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Autism

Help for families of autistic people

Open all pages about Autism
How to help your child with day to day life
How to help with your child's behaviour
Advice about school
Changing from child to adult care
Fake and harmful autism 'treatments'
Advice about medicines and medical appointments

How autism can affect you and your family

Having an autistic child can put a lot of strain on you and your family.

You might need to spend a lot of time helping your child get the support they need. This can be very stressful and exhausting.

It may be hard to make time for the rest of your family and can affect your relationships with each other.

If you feel you need help, you can get support from lots of places.

Things that can help you and your family

Do

  • ask friends and family if they can help with day-to-day things or just be there to talk to
  • get advice from other parents of autistic children or autistic adults – find out where to get support
  • listen to other parents' stories – the charity healthtalk.org has stories of parents of autistic children, or you can search online for blogs, videos and books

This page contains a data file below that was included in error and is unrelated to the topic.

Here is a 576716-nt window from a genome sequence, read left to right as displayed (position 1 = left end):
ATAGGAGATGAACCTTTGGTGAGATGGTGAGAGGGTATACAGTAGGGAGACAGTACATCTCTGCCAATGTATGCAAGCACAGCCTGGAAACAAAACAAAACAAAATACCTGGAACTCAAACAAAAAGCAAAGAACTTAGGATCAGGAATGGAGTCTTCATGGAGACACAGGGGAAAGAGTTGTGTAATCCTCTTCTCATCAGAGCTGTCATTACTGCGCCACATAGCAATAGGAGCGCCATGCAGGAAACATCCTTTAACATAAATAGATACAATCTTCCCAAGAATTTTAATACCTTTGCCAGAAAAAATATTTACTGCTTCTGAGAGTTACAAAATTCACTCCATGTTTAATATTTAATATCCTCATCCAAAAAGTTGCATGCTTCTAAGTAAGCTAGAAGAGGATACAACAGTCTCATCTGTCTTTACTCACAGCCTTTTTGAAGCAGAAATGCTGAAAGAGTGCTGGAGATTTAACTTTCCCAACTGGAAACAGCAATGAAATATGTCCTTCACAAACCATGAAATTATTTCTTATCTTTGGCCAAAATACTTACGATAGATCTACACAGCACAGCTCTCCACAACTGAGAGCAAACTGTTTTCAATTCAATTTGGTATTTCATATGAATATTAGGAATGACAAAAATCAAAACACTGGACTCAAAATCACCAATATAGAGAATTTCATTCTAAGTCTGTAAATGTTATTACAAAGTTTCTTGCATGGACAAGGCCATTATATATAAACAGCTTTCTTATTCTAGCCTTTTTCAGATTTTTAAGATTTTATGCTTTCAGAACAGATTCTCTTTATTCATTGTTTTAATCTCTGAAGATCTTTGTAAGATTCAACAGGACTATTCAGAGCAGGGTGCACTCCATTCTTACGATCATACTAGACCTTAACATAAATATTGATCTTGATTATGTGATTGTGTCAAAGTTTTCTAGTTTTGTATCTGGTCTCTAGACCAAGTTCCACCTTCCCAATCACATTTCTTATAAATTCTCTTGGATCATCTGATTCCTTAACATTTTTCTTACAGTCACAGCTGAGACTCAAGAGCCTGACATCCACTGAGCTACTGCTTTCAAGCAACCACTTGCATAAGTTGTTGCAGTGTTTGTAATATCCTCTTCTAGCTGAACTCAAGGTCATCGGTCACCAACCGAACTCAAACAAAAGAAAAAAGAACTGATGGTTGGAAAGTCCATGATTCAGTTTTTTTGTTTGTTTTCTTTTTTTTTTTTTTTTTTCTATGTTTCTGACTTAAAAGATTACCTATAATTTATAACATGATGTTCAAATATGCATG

• ask your local council for a carer's assessment – you might be able to get extra support and financial benefits
  • think about doing a course for parents of autistic children – such as the EarlyBird course from the National Autistic Society

Don't

  • do not feel guilty for taking time for yourself when you can – even just going for a walk on your own can help give you a break
Information:

If you have questions about your child or family, you can call the National Autistic Society helpline on 0808 800 4104.

Talking to your child about autism

It's your choice when you want to tell your child about their autism.

Some parents do it straight away, while others wait until their child's a bit older. There's no right or wrong time.

When you tell your child, it may help to:

The Autism Easyread guide from the National Autistic Society might help you explain autism in a way your child will understand.

Supporting your other children

Some children can find it hard if their brother or sister is autistic.

If you have other children, there are things you can do to help them.

Do

  • make time for them whenever you can – try to do some activities with just them
  • talk to them about what's going on and ask if they have any questions or worries
  • let them have time on their own or with their friends – for example, sleepovers at friends' houses
  • check the advice from Sibs, a charity for siblings of disabled children

Don't

  • do not be afraid to involve them in things like meetings with health professionals – it can help them understand what's going on

Page last reviewed: 18/04/2019
Next review due: 18/04/2022